Braille is a system of raised dots that may be used as one type of substitute for print by individuals with visual impairments. The raised dots provide tactile information, and are meant to be felt instead of viewed. Braille letters do not feel like—or look like—the English alphabet. The dots are arranged in small groups, with each group representing a letter or a group of letters. Not all people who have a visual disability can read Braille.
The ADA and Health Care Providers
This article introduces basic Americans with Disabilities Act (ADA) requirements for health care pro...
The ADA and Public Places
Title III of the Americans with Disabilities Act (ADA) has a lot to say about businesses that are op...
What Is the Americans with Disabilities Act?
The ADA defines disability and has five titles (sections) that forbid a wide range of discrimination...
The ADA and Transportation Providers
Consider why accessible transportation is so important and find an overview of requirements for publ...
About Effective Communication in Title II and Title III
Effective communication is important, and this article explains the rules for achieving it under Tit...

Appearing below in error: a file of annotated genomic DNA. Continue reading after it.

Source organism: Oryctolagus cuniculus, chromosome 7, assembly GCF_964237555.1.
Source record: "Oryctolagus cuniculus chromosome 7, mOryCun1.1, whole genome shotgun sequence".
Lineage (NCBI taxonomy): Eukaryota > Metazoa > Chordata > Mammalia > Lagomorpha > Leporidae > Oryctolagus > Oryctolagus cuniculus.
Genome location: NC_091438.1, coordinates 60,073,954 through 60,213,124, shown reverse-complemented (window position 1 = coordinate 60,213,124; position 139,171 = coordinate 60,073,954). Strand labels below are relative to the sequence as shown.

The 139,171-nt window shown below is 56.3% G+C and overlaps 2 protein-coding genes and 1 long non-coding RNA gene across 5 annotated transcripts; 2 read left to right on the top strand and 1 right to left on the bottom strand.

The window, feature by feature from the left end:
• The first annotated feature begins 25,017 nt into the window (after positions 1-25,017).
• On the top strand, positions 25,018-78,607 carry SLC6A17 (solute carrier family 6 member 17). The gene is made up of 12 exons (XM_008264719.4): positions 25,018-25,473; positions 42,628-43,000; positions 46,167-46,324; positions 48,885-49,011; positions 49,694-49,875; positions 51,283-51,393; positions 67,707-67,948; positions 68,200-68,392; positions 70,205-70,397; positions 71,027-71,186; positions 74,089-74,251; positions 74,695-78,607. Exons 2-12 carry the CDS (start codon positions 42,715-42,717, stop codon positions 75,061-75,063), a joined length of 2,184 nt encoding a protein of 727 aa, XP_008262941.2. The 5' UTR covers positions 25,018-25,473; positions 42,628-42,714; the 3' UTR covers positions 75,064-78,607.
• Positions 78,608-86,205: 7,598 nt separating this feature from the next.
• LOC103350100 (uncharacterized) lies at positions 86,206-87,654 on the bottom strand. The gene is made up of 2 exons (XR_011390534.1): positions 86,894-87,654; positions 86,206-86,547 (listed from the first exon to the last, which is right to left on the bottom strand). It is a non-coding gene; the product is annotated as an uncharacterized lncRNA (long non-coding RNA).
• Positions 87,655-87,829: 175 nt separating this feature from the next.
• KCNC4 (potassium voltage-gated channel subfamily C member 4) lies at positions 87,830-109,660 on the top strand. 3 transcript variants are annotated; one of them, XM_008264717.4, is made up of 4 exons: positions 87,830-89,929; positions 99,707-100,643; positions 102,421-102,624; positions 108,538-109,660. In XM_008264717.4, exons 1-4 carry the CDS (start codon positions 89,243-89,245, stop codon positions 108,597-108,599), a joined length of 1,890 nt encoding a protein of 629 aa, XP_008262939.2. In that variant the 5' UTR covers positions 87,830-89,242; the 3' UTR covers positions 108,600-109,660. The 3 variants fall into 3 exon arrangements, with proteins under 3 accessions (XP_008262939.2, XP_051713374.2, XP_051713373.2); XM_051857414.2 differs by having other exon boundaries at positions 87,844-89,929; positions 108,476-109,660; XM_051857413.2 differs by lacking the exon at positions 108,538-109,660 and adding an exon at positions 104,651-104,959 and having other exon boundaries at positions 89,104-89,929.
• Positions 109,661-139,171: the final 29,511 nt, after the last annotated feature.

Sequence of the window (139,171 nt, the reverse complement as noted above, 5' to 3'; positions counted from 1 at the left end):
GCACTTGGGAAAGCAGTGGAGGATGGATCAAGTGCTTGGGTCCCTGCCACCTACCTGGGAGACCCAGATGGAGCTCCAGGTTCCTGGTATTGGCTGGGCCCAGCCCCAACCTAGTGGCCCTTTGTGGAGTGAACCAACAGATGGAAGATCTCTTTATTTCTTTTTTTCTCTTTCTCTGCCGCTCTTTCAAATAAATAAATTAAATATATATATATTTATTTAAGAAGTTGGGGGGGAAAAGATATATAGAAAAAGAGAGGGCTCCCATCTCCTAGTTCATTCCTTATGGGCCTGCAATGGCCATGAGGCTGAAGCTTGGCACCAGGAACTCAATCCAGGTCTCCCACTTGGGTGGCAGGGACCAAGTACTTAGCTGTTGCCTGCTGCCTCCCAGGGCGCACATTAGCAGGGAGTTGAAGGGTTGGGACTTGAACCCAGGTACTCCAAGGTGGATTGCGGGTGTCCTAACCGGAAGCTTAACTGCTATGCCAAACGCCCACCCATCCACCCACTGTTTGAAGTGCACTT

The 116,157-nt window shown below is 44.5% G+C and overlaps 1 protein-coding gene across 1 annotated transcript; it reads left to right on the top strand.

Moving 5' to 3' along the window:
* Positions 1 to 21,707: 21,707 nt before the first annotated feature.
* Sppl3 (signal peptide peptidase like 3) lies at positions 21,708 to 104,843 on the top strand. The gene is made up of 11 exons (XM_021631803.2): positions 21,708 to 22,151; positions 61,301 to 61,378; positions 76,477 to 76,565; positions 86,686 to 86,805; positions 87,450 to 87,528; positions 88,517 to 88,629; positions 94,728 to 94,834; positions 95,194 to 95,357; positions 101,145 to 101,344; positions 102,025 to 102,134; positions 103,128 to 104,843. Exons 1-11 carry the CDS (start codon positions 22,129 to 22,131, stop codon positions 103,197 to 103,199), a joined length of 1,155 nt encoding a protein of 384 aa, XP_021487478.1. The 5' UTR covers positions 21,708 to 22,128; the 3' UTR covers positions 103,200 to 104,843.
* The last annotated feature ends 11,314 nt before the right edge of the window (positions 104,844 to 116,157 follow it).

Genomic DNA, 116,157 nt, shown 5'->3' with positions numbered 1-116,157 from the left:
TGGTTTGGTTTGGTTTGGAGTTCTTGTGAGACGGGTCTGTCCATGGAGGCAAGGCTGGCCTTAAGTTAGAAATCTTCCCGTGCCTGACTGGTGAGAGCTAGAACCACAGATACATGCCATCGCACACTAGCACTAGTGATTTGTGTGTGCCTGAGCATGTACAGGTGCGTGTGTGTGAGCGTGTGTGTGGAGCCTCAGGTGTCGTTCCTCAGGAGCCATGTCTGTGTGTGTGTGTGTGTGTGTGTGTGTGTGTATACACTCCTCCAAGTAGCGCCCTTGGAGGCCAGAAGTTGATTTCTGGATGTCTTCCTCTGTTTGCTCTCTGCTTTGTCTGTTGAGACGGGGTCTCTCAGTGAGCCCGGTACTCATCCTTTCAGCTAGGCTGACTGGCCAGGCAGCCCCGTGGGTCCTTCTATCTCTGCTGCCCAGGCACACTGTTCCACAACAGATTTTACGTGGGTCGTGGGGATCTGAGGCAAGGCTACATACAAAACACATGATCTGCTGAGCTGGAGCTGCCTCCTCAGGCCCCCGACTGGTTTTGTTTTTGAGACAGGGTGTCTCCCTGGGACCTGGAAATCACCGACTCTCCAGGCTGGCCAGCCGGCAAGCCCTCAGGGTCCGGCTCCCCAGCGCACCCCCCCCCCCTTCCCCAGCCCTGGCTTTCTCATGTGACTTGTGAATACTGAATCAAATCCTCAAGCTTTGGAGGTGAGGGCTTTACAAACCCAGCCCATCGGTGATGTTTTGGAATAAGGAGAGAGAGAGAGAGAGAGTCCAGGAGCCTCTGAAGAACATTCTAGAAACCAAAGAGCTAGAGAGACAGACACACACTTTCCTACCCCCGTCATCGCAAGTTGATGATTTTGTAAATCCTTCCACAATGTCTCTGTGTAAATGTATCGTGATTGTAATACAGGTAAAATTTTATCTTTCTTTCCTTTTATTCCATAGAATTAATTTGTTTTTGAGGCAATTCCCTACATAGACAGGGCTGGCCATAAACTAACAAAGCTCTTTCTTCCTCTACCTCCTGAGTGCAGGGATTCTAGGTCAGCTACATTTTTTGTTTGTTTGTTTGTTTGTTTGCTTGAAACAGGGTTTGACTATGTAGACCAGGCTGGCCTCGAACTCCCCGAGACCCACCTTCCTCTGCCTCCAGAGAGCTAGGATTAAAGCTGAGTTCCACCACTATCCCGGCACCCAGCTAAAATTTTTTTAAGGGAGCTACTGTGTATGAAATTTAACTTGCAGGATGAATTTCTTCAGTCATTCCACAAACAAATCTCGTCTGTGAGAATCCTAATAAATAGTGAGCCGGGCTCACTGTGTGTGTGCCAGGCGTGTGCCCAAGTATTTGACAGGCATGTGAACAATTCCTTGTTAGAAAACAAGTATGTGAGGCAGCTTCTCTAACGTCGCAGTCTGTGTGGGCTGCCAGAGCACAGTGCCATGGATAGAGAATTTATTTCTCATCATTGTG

- As the Holidays Approach, the Latest Wave of ADA Cases Challenge the Absence of Braille Gift Cards (National Law Review)
11/20/2019- On Thursday, October 24, we learned that a new wave of lawsuits began to flood the dockets of the New York federal courts. These lawsuits are styled as putative class actions on behalf of individuals...
- Sensory Friendly Watchung Reservation Trail Caters to Individuals with Special Needs
09/19/2018- It's the first of its kind in Union County, the first of its kind in New Jersey and possibly the first of its kind in the nation. The Watchung Reservation Sensory Trail is open, catering to people wit...